<%-- Page Title--%> Musings <%-- End Page Title--%>

<%-- Volume Number --%> Vol 1 Num 143 <%-- End Volume Number --%>

February 27, 2004

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Getting Along with
Aussie Culture

Ahmed Imran

“Hauau mite ?", "G'day mite" landing in 'Down Under' these greetings everywhere in a typical Aussie tone will be somewhat new to a stranger as it took some time for me to figure out what this "mite " is. Soon I discovered starting from a young child to a prime minister everyone is addressed as "mate", sometimes even irrespective of genders.

A "fine thank you" answer to the above greetings will again put you in the strangers’ list. I'm still struggling to say "good, thanks" in the Aussie way instead of "fine thank you "which comes first as a natural habit.

The most stunning difference with Asian culture is the equal status of every human being whether he is a plumber or a professor. It's not abnormal for example to find that a top boss of an office taking a cigarette break or coffee break with a cleaner and having good chat on the weather or rugby.

"Nice weather, isn't it?"- This is another typical greeting to start the conversation, be it in a shop, or in a bus on meeting a stranger. I never looked for the reason why they say "No worries " instead of 'welcome' when you thank any one for anything.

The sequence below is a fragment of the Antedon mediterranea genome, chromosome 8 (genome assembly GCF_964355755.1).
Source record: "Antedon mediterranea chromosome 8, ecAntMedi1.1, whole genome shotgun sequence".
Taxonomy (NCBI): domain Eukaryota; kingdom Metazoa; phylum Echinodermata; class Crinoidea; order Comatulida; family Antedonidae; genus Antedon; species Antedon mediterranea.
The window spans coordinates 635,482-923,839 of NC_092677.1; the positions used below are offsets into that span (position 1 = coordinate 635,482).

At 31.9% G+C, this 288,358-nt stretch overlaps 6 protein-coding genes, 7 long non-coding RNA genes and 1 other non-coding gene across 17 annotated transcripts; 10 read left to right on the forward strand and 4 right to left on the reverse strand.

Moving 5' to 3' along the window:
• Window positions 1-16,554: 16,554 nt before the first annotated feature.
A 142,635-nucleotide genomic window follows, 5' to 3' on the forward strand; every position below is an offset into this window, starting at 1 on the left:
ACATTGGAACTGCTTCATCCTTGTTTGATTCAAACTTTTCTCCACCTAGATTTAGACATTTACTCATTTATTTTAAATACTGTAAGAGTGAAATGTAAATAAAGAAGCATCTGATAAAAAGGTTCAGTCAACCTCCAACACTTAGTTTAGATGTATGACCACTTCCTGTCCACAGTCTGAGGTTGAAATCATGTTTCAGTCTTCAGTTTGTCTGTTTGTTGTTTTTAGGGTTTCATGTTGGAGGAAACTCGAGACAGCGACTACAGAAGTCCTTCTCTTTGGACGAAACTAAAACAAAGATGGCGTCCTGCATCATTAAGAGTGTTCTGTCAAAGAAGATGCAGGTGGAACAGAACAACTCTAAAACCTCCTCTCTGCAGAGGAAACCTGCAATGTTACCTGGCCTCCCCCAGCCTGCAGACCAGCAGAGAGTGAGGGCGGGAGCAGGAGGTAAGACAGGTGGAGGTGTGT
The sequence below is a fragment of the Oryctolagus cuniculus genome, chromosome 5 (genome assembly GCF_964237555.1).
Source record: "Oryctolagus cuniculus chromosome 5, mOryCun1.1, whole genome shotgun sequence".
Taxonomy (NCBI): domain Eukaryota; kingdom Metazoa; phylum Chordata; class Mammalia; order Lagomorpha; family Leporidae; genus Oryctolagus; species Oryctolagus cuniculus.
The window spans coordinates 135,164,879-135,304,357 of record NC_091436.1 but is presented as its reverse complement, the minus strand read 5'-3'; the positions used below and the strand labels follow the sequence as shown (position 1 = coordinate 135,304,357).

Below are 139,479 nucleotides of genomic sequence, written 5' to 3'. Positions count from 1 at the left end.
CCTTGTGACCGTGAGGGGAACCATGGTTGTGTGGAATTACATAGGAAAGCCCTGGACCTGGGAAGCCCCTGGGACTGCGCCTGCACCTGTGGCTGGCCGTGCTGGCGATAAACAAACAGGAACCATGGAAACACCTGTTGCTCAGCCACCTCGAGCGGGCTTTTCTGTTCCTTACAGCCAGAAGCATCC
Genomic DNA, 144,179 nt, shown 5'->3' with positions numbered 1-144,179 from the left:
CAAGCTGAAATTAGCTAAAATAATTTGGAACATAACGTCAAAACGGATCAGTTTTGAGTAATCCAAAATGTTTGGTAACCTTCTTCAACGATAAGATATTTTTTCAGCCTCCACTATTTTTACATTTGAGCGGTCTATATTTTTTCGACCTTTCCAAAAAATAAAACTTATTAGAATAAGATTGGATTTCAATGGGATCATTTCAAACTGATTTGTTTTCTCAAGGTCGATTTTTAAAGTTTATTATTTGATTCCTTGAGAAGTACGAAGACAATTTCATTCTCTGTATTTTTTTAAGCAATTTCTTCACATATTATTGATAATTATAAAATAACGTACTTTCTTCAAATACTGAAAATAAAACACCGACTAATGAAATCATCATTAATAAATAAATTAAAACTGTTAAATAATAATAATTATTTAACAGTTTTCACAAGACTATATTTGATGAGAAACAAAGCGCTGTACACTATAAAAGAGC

So much of twist and turns of English you will find here that you might think a revised Oxford Dictionary is needed. Even a native Englishman from the UK or an American may find Aussie terms and accents a bit peculiar. But over a period of 'time' you get used to Aussie terms (children especially pick up the accent very quickly) and you learn to pronounce “taimh" (not time).

The typical abbreviation and shortening of words is another characteristics of the Aussie brand of English, like

Barbecue-- barbie
Chewing gum -- Chewie
Biscuit-- Bickie
Thank you - Ta
Language-- lingo

The abbreviations are somehow acceptable in the context of saving their costly time, where time is counted by $$$ (otherwise most of the wages here are calculated per hourly basis). But some terms are so unfamiliar that it's hard to see any link with the English Language.

Dinky-di-- genuine
Ute- pick up van
Bewdy- good
Skippy-- Australian born
Dunny- toilet
Shonky- poor quality

Although these appear to be colloquial they are widely used even in radio, TV, talk shows etc. I think that's "fair enough" to give an impression of typical Aussie lingo. I'm sure a hardcore oz (Aussie) will be "cranky!" on me for dissecting his mother tongue in this way. No I don't expect that, rather expect another interesting word to me "goodn'y" (Good on you).

Before I dig out further let me say "Hooroo" (Good bye)……..for today.


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